why does my baby spit up alot
You've just fed your baby breast milk or formula only to watch him or her spit up what seems like all of it. Is this normal? Find out the possible causes of spitting up, and what you can do about it. What causes spitting up? Spitting up is common in healthy babies. About half of all babies during their first three months experience their stomach contents coming back up into the esophagus, a condition known as gastroesophageal reflux, infant reflux or infant acid reflux. Normally, a muscle (lower esophageal sphincter) between the esophagus and the stomach keeps stomach contents where they belong. Until this muscle has time to mature, spitting up might be an issue especially if your baby is relatively full. What is the difference between spitting up and vomiting? Spitting up is the easy flow of a baby's stomach contents through his or her mouth, possibly with a burp. Vomiting occurs when the flow is forceful shooting out inches rather than dribbling from the mouth. It seems like my baby is spitting up a lot. Can spitting up affect my baby's growth? Normal spitting up doesn't interfere with a baby's well-being. As long as your baby seems comfortable and is eating well and gaining weight, there's little cause for concern. If your baby is gaining weight, then he or she isn't being harmed by the calories lost through spitting up. Keep in mind that it's easy to overestimate the amount your baby has spit up based on the size of a spit-up stain.
Will my baby outgrow spitting up? Most babies stop spitting up by age 12 months. What can you do to reduce spitting up? Keep your baby upright. Feed your baby in a more upright position. Follow each feeding with 30 minutes in an upright position. Avoid immediate active play or use of an infant swing. Avoid overfeeding. Feeding your baby smaller amounts, more frequently might help. Take time to burp your baby. Frequent burps during and after each feeding can keep air from building up in your baby's stomach. Put baby to sleep on his or her back. To reduce the risk of sudden infant death syndrome (SIDS), it's important to place your baby to sleep on his or her back. Placing a baby to sleep on his or her tummy to prevent spitting up isn't recommended. Experiment with your own diet. If you're breast-feeding, your baby's doctor might suggest that you eliminate dairy products or certain other foods from your diet. Can spitting up be a sign of a problem? Certain signs and symptoms might indicate an underlying condition or something more serious than run-of-the-mill spitting up. Contact your baby's doctor if your baby:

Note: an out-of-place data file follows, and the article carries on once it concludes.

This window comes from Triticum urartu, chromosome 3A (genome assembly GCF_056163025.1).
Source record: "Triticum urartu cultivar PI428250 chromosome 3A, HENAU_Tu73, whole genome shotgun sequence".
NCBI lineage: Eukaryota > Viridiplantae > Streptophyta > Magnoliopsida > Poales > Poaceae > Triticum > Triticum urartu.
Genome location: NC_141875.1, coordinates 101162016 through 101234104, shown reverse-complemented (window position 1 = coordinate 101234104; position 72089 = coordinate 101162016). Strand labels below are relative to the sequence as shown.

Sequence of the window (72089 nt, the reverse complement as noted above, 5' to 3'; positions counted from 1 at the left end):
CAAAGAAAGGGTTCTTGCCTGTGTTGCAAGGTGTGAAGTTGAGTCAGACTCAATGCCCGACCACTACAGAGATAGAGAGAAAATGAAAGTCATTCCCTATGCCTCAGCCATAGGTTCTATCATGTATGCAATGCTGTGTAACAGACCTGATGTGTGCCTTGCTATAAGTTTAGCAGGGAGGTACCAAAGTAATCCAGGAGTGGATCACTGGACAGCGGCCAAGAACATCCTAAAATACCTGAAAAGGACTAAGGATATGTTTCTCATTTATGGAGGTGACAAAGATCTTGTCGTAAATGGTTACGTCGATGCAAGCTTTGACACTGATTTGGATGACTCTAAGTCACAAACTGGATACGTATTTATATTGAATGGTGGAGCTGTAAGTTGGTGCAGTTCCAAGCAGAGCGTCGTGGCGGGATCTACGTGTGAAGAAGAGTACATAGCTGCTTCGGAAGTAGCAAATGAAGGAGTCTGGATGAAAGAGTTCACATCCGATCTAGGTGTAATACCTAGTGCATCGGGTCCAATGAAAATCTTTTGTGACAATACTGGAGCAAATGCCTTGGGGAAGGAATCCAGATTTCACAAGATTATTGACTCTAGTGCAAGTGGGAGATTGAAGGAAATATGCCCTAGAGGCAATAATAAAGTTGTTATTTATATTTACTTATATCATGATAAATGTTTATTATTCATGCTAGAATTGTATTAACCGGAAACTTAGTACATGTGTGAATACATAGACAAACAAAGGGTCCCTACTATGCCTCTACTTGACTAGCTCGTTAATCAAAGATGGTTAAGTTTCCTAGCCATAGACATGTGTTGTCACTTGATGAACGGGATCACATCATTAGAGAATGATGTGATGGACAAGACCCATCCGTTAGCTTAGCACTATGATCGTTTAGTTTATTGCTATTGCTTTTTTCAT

Treatment depends on what's causing the problem. Special feeding techniques might be helpful. In other cases, the doctor might prescribe medication to treat reflux. Dec. 07, 2015 My baby just spit up. Or vomited. Iвm not sure. But should I be worried? All things considered, baby spit-up usually is not an issue.